Nokia sells GPS-disabled phone in Egypt: Nokia has reversed its earlier decision not to sell GPS-disabled versions of its phones with the introduction of the N96 in Egypt this week, minus GPS. Egyptians, enterprising as they are in circumventing silly bureaucratic regulations, have already figured out that the on-chip GPS functionality can be restored with a firmware upgrade, according to this comment. Meanwhile, banners are announcing the imminent arrival of the iPhone later this month. Even the street urchins are transfixed (taken with my iPhone from inside the store):
Geobrowser unplugged: An art installation at the Singapore Biennale by Thai artist Wit Pimkanchanapong consists of a huge walkable satellite map of the country, onto which visitors can physically attach stickies with notes. Looks like fun.
OSM for iPhone: OpenStreetMap’s open-source mapping project now has an easy way for you to contribute if you have an iPhone. Just buy ($1) OSMTrack by Dmitri Toropov, let it run, and then upload your track directly to the servers. One drawback to using the iPhone presents itself, though: Running the app non-stop results in a battery lifespan of just 3 hours. There are reasons to own a dedicated GPS device yet. (Via Very Spatial)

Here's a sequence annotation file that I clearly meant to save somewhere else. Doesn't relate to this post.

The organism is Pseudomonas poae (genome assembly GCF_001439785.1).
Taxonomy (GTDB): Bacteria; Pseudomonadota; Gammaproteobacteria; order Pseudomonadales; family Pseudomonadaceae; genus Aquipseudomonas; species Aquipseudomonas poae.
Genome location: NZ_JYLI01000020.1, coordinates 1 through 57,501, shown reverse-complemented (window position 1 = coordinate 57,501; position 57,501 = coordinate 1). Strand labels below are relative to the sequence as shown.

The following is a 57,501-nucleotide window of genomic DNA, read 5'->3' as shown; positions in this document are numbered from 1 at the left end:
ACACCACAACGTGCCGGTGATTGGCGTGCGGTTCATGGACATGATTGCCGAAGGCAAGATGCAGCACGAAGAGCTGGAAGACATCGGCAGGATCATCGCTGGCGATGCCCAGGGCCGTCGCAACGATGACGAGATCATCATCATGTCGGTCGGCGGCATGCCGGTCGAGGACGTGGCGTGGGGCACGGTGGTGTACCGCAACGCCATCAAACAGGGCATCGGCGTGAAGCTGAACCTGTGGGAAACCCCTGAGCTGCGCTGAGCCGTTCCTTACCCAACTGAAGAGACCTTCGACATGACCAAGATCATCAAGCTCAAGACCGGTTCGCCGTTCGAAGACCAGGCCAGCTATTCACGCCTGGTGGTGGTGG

Future UI:Make brings us news of yet another Minority Report-esque user interface. Microsoft Research’s Andy Wilson has created a really clever system where you point a webcam at your keyboard and then make shapes with your hands over it; you can do some very nifty navigating on a virtual globe:
Notes on the political, social and scientific impact of networked digital maps and geospatial imagery, with a special focus on Google Earth.